Nour El Shamy

Nour El Din El Shamy - MBA

PhD Candidate

PhD Candidate

  • Faculty
  • Student
  • Tags:
  • phd

Contact Information

Office: DSB DSB A211
Phone: 905-525-9140 ext. 28149
LinkedIn Profile

Shamy joined the DeGroote PhD program in Information Systems in September 2013. His primary research interests focus on Human-Centric Decision Support Systems and Human-Computer Interaction, particularly as related to Older Adults, by utilizing a mix of Behavioural and Neurophysiological Information Systems (Neuro-IS) methodologies. His other research interests include User Experience (UX) and Usability, Evidence-Based Decision Making, Digital Transformation, Unconventional and Emerging Technologies, and Electronic and Mobile Commerce.

Shamy has been involved in the early stages of establishing the McMaster Digital Transformation Research Centre (MDTRC), supporting the development of multiple successful Canada Foundation for Innovation (CFI) / Ontario Research Foundation – Research Infrastructure (ORF-RI) grant proposals for research infrastructure. Shamy continues to serve the MDTRC as a Lab Manager (part-time) and Research Assistant.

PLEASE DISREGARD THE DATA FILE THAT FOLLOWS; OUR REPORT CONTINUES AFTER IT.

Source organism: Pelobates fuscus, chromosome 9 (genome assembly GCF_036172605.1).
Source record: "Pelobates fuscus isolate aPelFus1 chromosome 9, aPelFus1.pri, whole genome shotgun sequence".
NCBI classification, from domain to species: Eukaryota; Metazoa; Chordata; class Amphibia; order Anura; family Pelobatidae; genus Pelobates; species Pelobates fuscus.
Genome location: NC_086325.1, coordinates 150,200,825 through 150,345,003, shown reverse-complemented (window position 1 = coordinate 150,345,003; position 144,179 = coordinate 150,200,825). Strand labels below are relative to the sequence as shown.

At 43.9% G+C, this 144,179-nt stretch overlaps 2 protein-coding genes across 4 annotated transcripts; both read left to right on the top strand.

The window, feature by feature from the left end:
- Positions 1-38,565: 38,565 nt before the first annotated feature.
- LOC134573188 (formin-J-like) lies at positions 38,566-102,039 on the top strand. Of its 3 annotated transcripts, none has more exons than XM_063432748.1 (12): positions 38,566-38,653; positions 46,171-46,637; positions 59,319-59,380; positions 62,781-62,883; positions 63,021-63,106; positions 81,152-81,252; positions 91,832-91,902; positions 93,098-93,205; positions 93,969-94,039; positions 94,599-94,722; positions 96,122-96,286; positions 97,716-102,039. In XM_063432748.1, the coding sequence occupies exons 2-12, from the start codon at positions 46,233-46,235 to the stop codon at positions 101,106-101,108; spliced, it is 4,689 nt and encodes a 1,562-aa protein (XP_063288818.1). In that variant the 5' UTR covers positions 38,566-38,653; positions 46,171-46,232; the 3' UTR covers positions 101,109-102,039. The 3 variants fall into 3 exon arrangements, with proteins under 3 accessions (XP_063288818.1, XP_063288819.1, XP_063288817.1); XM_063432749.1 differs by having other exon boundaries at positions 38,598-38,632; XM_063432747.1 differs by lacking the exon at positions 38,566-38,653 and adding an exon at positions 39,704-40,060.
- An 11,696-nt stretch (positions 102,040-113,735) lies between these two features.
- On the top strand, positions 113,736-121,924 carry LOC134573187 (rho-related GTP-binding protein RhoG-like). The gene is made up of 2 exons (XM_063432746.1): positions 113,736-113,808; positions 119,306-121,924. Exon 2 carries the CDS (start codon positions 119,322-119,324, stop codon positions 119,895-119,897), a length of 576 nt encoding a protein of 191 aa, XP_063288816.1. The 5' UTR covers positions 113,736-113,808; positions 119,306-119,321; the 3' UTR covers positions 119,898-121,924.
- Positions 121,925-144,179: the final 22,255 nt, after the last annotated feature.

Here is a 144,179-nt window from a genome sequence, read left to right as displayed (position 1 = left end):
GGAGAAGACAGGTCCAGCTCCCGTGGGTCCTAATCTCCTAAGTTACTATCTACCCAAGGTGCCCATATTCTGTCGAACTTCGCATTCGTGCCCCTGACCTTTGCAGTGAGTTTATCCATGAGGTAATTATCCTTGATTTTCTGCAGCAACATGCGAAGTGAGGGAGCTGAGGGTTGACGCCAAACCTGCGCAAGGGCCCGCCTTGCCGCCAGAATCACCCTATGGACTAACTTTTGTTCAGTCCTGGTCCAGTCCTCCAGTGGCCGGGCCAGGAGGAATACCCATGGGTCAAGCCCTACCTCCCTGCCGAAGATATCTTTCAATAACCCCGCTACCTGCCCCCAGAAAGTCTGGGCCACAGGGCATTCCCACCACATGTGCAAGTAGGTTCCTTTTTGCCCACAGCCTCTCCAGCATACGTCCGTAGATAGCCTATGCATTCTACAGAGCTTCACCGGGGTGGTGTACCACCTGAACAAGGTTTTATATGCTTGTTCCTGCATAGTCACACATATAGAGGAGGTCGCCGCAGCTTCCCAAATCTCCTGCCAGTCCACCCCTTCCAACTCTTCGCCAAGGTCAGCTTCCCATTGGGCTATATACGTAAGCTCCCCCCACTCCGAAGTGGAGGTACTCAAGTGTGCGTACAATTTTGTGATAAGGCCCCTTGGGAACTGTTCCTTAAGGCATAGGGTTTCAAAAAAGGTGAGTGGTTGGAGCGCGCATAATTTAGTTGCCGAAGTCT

Supervisor: Khaled Hassanein

  • M.B.A., Arab Academy for Science and Technology, Graduate School of Business, 2011
  • B.B.A., Arab Academy for Science and Technology, College of Management and Technology, 2008
  • El Shamy, N., and Hassanein, K. (2017). “The Impact of Age and Cognitive Style on E-Commerce Decisions: The Role of Cognitive Bias Susceptibility” in Information Systems and Neuroscience: Gmunden Retreat on NeuroIS 2017. Davis, F., Riedl, R., vom Brocke, J., Léger, P.-M., Randolph, A.B. (Eds.). Springer International Publishing, 2018 (forthcoming). ISBN: 978-3-319-67430-8
  • El Shamy, N., and Hassanein, K. (2017). A Meta-Analysis of Enjoyment Effect on Technology Acceptance: The Moderating Role of Technology Conventionality. Proceedings of the Fiftieth Hawaii International Conference on System Sciences, HI.
  • El Shamy, N., and Hassanein, K. “The Influence of Cognitive Biases and Decision Making Styles on Older Adults’ E-Commerce Decisions” (2015). SIGHCI 2015 Proceedings. 14, TX.